The Most Famous Bush Ranger, Ranked

Choose the bush ranger you think is the most famous!

Author: Gregor Krambs
Updated on Jun 11, 2024 07:38
Debates about which bush ranger holds the most notoriety often capture the interest of enthusiasts and historians alike. By ranking these iconic figures, we not only revisit their storied pasts but also measure the impact they've had on cultural and historical narratives. Such evaluations offer insights and foster a deeper appreciation of the outlaw lore associated with Australia’s colonial periods. This site provides a dynamic list where individual preferences shape the ongoing discussion about these legendary outlaws. Each vote casts a new light on familiar legends, potentially reshaping how these figures are viewed in the public eye. We invite you to contribute your view and see how your choices compare with others in the community.

Who Is the Most Famous Bush Ranger?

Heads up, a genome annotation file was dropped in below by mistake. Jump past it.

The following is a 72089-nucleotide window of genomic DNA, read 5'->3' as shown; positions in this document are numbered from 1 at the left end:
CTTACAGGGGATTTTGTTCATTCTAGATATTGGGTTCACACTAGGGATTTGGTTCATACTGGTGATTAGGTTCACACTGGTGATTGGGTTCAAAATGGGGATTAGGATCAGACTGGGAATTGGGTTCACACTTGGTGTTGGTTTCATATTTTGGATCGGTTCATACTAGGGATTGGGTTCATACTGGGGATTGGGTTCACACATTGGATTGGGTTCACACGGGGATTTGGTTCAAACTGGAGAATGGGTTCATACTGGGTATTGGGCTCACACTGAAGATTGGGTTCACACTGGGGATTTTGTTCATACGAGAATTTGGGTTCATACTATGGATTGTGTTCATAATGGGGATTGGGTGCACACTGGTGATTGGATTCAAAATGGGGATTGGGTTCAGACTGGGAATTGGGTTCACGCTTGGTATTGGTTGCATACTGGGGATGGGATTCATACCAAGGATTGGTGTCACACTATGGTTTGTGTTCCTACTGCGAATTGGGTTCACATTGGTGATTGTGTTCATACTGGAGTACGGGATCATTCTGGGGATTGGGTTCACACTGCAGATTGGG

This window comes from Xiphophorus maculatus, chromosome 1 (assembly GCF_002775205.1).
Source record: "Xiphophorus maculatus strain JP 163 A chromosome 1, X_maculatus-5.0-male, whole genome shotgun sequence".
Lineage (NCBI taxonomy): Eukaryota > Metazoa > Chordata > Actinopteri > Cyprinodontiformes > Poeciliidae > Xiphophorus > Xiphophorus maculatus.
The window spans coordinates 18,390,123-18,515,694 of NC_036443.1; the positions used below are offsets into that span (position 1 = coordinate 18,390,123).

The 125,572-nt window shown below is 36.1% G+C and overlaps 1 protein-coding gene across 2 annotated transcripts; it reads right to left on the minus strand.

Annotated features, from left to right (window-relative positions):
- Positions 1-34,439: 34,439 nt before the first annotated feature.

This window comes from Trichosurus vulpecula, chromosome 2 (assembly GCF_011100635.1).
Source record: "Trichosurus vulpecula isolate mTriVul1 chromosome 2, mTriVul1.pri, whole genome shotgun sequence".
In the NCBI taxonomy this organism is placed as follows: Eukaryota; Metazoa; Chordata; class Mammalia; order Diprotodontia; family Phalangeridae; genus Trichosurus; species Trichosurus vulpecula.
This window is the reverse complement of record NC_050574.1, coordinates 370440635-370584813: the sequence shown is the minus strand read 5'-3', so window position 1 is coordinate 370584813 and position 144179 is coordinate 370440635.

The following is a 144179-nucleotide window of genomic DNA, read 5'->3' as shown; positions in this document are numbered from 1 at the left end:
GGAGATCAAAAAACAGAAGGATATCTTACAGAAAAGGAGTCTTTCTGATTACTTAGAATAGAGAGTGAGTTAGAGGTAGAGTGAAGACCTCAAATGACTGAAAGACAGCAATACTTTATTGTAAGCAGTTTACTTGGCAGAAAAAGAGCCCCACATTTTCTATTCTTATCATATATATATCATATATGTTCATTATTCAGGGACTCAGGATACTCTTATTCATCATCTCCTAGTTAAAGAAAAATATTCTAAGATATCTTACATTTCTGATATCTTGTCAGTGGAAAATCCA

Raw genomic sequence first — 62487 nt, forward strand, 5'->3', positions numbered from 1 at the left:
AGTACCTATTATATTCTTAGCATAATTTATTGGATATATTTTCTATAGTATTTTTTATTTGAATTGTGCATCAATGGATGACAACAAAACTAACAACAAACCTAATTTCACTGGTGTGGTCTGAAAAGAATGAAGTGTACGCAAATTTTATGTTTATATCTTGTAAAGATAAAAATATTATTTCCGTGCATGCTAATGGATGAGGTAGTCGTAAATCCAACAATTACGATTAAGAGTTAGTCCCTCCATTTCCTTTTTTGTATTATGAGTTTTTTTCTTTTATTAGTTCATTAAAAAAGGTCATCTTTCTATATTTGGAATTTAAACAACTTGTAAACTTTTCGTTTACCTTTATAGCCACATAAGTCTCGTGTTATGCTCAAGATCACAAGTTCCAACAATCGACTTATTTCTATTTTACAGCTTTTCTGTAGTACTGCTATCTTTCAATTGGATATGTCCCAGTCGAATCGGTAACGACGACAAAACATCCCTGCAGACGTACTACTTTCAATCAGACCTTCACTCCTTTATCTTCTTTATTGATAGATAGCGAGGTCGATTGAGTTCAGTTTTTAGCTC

1. 1
    67
    points

    Ned Kelly

    An Australian bushranger, outlaw, gang leader, and convicted police murderer. Kelly's legacy is controversial; some see him as a cold-blooded killer, while others view him as a folk hero and symbol of Irish-Australian resistance against oppression by the British ruling class.
    • Last Stand: Glenrowan, 1880
    • Famous Armor: Homemade metal armor
  2. 2
    17
    points

    Harry Power

    An Irish-born Australian bushranger, Power was notorious in the Victoria region. He is often remembered as the mentor of Ned Kelly, teaching him many of the skills that he later used in his own bushranging career.
    • Mentor to Ned Kelly: Taught Ned Kelly bushranging skills